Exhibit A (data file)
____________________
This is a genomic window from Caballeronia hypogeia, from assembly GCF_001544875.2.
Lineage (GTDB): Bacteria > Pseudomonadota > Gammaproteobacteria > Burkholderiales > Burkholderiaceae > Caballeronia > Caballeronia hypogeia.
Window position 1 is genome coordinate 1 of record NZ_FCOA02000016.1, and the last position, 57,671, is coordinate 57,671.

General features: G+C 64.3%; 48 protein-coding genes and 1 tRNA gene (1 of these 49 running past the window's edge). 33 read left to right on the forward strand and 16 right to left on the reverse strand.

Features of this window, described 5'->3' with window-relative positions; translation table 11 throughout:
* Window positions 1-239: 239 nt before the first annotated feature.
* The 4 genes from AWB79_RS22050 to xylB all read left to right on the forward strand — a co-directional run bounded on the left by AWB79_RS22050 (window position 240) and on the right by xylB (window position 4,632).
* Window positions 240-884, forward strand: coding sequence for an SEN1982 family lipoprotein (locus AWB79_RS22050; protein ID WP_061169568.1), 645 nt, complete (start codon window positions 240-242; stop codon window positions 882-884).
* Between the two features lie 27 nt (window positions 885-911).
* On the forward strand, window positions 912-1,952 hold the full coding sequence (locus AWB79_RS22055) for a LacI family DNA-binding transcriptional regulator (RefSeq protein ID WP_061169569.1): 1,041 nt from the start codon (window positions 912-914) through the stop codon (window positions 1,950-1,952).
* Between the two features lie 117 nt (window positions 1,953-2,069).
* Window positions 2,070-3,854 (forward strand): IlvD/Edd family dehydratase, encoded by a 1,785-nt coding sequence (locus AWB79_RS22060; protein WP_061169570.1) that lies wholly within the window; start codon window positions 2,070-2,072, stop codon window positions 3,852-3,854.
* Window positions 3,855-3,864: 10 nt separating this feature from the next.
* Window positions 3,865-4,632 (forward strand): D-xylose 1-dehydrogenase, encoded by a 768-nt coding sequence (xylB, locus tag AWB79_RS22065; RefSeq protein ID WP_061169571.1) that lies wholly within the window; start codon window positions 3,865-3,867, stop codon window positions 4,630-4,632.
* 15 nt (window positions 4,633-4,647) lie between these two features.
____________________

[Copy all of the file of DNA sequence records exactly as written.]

This is a genomic window from Caballeronia hypogeia, from assembly GCF_001544875.2.
Lineage (GTDB): Bacteria > Pseudomonadota > Gammaproteobacteria > Burkholderiales > Burkholderiaceae > Caballeronia > Caballeronia hypogeia.
Window position 1 is genome coordinate 1 of record NZ_FCOA02000016.1, and the last position, 57,671, is coordinate 57,671.

General features: G+C 64.3%; 48 protein-coding genes and 1 tRNA gene (1 of these 49 running past the window's edge). 33 read left to right on the forward strand and 16 right to left on the reverse strand.

Features of this window, described 5'->3' with window-relative positions; translation table 11 throughout:
* Window positions 1-239: 239 nt before the first annotated feature.
* The 4 genes from AWB79_RS22050 to xylB all read left to right on the forward strand — a co-directional run bounded on the left by AWB79_RS22050 (window position 240) and on the right by xylB (window position 4,632).
* Window positions 240-884, forward strand: coding sequence for an SEN1982 family lipoprotein (locus AWB79_RS22050; protein ID WP_061169568.1), 645 nt, complete (start codon window positions 240-242; stop codon window positions 882-884).
* Between the two features lie 27 nt (window positions 885-911).
* On the forward strand, window positions 912-1,952 hold the full coding sequence (locus AWB79_RS22055) for a LacI family DNA-binding transcriptional regulator (RefSeq protein ID WP_061169569.1): 1,041 nt from the start codon (window positions 912-914) through the stop codon (window positions 1,950-1,952).
* Between the two features lie 117 nt (window positions 1,953-2,069).
* Window positions 2,070-3,854 (forward strand): IlvD/Edd family dehydratase, encoded by a 1,785-nt coding sequence (locus AWB79_RS22060; protein WP_061169570.1) that lies wholly within the window; start codon window positions 2,070-2,072, stop codon window positions 3,852-3,854.
* Window positions 3,855-3,864: 10 nt separating this feature from the next.
* Window positions 3,865-4,632 (forward strand): D-xylose 1-dehydrogenase, encoded by a 768-nt coding sequence (xylB, locus tag AWB79_RS22065; RefSeq protein ID WP_061169571.1) that lies wholly within the window; start codon window positions 3,865-3,867, stop codon window positions 4,630-4,632.
* 15 nt (window positions 4,633-4,647) lie between these two features.